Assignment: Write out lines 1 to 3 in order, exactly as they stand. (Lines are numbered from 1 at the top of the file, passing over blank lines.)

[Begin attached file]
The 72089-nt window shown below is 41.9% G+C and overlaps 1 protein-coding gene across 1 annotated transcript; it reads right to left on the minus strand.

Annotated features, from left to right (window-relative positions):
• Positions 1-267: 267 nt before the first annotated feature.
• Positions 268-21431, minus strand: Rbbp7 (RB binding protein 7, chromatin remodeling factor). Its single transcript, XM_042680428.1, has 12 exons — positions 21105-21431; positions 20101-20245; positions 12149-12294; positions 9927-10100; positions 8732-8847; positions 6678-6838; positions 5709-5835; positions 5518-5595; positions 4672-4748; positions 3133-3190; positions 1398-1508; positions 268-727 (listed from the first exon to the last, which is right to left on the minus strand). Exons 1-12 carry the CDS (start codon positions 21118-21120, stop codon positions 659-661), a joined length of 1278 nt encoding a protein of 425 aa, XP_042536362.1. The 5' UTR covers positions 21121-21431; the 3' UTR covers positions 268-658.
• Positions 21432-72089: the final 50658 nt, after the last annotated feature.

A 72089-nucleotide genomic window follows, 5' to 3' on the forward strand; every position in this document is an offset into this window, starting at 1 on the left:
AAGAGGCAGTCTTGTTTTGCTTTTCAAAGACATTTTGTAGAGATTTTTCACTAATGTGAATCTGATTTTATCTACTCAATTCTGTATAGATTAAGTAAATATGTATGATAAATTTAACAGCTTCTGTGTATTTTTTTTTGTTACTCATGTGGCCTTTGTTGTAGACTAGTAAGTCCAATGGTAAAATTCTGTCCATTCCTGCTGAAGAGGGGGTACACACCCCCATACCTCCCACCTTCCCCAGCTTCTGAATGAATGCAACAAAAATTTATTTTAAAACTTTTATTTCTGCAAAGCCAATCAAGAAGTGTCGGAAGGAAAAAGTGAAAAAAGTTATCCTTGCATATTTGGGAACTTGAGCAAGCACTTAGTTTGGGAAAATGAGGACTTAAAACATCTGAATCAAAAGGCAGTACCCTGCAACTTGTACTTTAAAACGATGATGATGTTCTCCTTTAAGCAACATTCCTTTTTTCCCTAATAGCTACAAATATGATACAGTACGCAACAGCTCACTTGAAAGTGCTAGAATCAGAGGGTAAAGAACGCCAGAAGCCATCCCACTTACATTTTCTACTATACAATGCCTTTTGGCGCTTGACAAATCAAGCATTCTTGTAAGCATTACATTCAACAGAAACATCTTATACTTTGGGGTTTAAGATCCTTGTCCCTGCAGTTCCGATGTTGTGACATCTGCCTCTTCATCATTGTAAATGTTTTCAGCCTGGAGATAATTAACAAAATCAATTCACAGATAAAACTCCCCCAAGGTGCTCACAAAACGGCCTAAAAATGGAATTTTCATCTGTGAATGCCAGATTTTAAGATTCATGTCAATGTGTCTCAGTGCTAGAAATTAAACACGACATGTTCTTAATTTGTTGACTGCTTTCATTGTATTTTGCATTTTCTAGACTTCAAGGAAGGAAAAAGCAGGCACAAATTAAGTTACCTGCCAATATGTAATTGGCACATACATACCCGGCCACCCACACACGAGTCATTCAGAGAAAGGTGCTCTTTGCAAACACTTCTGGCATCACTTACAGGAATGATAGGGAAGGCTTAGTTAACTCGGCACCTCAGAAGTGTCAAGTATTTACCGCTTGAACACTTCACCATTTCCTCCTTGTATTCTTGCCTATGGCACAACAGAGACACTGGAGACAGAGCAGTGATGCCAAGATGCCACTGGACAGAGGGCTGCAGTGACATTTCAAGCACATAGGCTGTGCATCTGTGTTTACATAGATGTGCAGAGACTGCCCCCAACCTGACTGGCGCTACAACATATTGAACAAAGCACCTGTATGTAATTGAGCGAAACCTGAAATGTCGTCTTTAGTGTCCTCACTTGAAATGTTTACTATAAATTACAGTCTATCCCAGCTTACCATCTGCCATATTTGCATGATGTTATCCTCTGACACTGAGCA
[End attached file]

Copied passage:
The 72089-nt window shown below is 41.9% G+C and overlaps 1 protein-coding gene across 1 annotated transcript; it reads right to left on the minus strand.

Annotated features, from left to right (window-relative positions):
• Positions 1-267: 267 nt before the first annotated feature.